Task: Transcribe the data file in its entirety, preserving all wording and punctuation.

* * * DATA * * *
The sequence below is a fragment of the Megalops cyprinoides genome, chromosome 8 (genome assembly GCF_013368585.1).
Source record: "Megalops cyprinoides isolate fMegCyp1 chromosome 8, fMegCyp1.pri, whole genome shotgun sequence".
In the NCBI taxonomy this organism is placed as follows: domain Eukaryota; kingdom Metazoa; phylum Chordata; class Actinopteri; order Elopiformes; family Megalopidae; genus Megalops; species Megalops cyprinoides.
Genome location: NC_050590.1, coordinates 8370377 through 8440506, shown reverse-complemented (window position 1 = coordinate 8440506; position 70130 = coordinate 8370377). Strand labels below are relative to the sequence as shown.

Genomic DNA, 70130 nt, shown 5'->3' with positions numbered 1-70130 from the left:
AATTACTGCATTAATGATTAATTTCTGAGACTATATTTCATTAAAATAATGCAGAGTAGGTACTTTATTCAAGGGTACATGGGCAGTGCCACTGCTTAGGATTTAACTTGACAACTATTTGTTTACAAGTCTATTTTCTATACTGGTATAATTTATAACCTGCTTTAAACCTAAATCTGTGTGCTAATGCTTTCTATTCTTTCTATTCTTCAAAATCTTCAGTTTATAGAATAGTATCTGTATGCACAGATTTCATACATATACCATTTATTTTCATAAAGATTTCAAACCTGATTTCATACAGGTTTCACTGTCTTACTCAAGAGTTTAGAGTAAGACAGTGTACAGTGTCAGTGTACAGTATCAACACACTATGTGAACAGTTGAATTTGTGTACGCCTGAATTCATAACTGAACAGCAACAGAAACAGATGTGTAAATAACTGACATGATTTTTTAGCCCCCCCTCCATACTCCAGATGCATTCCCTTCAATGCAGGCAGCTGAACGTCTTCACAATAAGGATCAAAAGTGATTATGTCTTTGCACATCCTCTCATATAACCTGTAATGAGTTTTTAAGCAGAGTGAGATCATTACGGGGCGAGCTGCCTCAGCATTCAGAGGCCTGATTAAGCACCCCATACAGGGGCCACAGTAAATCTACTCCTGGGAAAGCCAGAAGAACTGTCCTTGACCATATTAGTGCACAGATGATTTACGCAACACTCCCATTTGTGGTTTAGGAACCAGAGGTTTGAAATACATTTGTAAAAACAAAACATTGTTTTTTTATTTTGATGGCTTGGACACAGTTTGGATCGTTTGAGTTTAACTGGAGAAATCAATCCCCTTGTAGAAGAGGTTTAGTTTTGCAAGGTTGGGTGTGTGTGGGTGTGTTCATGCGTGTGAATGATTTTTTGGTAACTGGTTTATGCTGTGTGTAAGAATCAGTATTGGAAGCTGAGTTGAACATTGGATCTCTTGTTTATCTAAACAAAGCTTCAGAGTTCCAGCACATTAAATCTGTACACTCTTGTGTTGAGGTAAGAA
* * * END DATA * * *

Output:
The sequence below is a fragment of the Megalops cyprinoides genome, chromosome 8 (genome assembly GCF_013368585.1).
Source record: "Megalops cyprinoides isolate fMegCyp1 chromosome 8, fMegCyp1.pri, whole genome shotgun sequence".
In the NCBI taxonomy this organism is placed as follows: domain Eukaryota; kingdom Metazoa; phylum Chordata; class Actinopteri; order Elopiformes; family Megalopidae; genus Megalops; species Megalops cyprinoides.
Genome location: NC_050590.1, coordinates 8370377 through 8440506, shown reverse-complemented (window position 1 = coordinate 8440506; position 70130 = coordinate 8370377). Strand labels below are relative to the sequence as shown.

Genomic DNA, 70130 nt, shown 5'->3' with positions numbered 1-70130 from the left:
AATTACTGCATTAATGATTAATTTCTGAGACTATATTTCATTAAAATAATGCAGAGTAGGTACTTTATTCAAGGGTACATGGGCAGTGCCACTGCTTAGGATTTAACTTGACAACTATTTGTTTACAAGTCTATTTTCTATACTGGTATAATTTATAACCTGCTTTAAACCTAAATCTGTGTGCTAATGCTTTCTATTCTTTCTATTCTTCAAAATCTTCAGTTTATAGAATAGTATCTGTATGCACAGATTTCATACATATACCATTTATTTTCATAAAGATTTCAAACCTGATTTCATACAGGTTTCACTGTCTTACTCAAGAGTTTAGAGTAAGACAGTGTACAGTGTCAGTGTACAGTATCAACACACTATGTGAACAGTTGAATTTGTGTACGCCTGAATTCATAACTGAACAGCAACAGAAACAGATGTGTAAATAACTGACATGATTTTTTAGCCCCCCCTCCATACTCCAGATGCATTCCCTTCAATGCAGGCAGCTGAACGTCTTCACAATAAGGATCAAAAGTGATTATGTCTTTGCACATCCTCTCATATAACCTGTAATGAGTTTTTAAGCAGAGTGAGATCATTACGGGGCGAGCTGCCTCAGCATTCAGAGGCCTGATTAAGCACCCCATACAGGGGCCACAGTAAATCTACTCCTGGGAAAGCCAGAAGAACTGTCCTTGACCATATTAGTGCACAGATGATTTACGCAACACTCCCATTTGTGGTTTAGGAACCAGAGGTTTGAAATACATTTGTAAAAACAAAACATTGTTTTTTTATTTTGATGGCTTGGACACAGTTTGGATCGTTTGAGTTTAACTGGAGAAATCAATCCCCTTGTAGAAGAGGTTTAGTTTTGCAAGGTTGGGTGTGTGTGGGTGTGTTCATGCGTGTGAATGATTTTTTGGTAACTGGTTTATGCTGTGTGTAAGAATCAGTATTGGAAGCTGAGTTGAACATTGGATCTCTTGTTTATCTAAACAAAGCTTCAGAGTTCCAGCACATTAAATCTGTACACTCTTGTGTTGAGGTAAGAA